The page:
Researchers at IBM and German-based Infineon Technologies AG don't think so. The two companies Monday highlighted their advances on Magnetic (or Magnetoresistive) Random Access Memory (MRAM). The nonvolatile memory technology uses magnetic, rather than electronic, charges to store bits of data. The companies say they've advanced the technology so much it could replace current computer memory as early as 2005.
"MRAM has the potential to become the universal memory technology of the future," IBM Research vice president Dr. T. C. Chen said at the VLSI Symposia in Kyoto, Japan. "This breakthrough demonstrates that MRAM technology is rapidly maturing and could fundamentally alter the entire memory marketplace within the next few years."
The latest IBM/Infineon advance has a 128Kbit core and is fabricated with a 0.18 micron logic-based process technology, the smallest size reported to date for MRAM. The base memory-cell size alone measures 1.4 square microns or about 20 million times smaller than the average pencil eraser top. The goal now is to have a product demonstrator jointly developed and available in early 2004 through Altis Semiconductor, a joint venture between Armonk, N.Y.-based IBM and Munich-based Infineon.
"Nonvolatile memory technologies like MRAM will play a major role in technology lifestyle solutions and we want to be the number one semiconductor company in this area," Infineon CTO of the Memory Product Division Dr. Wilhelm Beinvogl said.
IBM Research pioneered the development of tiny, thin-film magnetic structures as early as 1974, which paved the way for the first super-sensitive GMR read/write heads for hard-disk drives, stimulating dramatic increases in data density.
In the late 1980s, IBM scientists made a string of key discoveries about the "giant magnetoresistive" effect in thin-film structures. These developments enabled IBM to create the Altering many of the GMR materials enabled IBM scientists to make the "magnetic tunnel junctions" that are at the heart of MRAM.
The technology has become so attractive; in 1995 the U.S. Defense Advanced Research Projects Agency (DARPA) began funding three private groups with the goal of making MRAM a general-purpose memory with high density, high speed, and low power usage. IBM, Motorola, and Honeywell led the research. Hewlett-Packard, Matsushita, NEC, Fujitsu, Toshiba, Hitachi, and Siemens also have invested in MRAM study.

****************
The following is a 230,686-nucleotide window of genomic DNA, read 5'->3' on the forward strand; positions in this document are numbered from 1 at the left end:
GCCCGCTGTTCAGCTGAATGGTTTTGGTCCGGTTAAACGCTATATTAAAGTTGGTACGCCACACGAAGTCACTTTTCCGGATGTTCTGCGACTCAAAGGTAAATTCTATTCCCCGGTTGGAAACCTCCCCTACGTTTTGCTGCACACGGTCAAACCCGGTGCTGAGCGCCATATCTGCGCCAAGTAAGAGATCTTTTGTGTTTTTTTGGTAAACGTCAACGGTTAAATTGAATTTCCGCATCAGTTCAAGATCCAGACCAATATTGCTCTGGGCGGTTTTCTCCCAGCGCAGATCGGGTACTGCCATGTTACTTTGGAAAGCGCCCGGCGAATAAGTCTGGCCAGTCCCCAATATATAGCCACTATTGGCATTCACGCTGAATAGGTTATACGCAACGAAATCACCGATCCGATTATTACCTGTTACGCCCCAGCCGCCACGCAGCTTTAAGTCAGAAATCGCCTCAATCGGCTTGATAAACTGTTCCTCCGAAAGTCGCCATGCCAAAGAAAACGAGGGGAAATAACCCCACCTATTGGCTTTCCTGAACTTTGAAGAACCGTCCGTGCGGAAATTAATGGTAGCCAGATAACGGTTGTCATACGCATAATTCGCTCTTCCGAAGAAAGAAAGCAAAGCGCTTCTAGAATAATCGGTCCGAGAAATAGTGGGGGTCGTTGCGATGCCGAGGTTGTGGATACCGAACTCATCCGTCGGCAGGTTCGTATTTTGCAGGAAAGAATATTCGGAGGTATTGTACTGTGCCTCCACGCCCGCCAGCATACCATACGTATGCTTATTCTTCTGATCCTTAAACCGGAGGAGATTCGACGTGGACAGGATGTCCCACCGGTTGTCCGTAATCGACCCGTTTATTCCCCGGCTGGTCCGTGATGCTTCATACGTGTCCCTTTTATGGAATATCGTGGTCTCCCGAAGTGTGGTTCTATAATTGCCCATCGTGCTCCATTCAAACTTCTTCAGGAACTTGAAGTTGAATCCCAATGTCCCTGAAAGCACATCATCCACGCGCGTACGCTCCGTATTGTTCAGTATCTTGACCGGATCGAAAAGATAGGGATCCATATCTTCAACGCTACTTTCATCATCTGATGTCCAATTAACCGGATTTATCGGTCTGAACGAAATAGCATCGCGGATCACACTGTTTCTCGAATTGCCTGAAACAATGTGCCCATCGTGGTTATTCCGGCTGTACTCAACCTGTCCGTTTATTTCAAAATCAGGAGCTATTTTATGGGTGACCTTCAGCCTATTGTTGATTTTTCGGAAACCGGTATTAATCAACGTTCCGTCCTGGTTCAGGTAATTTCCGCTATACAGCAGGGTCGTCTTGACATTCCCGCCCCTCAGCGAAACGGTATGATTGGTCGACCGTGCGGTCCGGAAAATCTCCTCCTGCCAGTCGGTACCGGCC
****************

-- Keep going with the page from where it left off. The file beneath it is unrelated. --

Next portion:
IBM and Infineon have been working together for more than 10 years on new chip technologies, including traditional Dynamic RAM (DRAM), logic and embedded-DRAM technologies. In November 2000, they established a joint MRAM development program.
MRAM Good for Mobile Devices
The non-volatility attribute of MRAM carries significant implications, especially for mobile computing devices. Memory technologies like DRAM and SRAM require constant electrical power to retain stored data. When power is cut off, all data in memory is lost. A laptop computer, for example, works from a copy of its software stored in memory. When turned on, a working version of the software is copied from the hard-disk drive into memory, so the user can access it quickly. Every time the power is turned off and then back on, the process must start over. By using MRAM, the companies say a laptop could work more like other electronic devices such as a television or radio: turn the power on and the machine jumps almost instantly to life with settings just as you had left them.
Non-volatility can save power as well. Since MRAM will not need constant power to keep the data intact, it could consume much less than current random access memory technologies, extending the battery life of cell phones, handheld devices, laptops and other battery-powered products.
The high-speed attribute of MRAM means that electronic products can more quickly access data, and MRAM's high-density means greater storage capacity.
IBM and Infineon are reportedly working on a 256-megabit MRAM chip they say could also be on the market in 2004.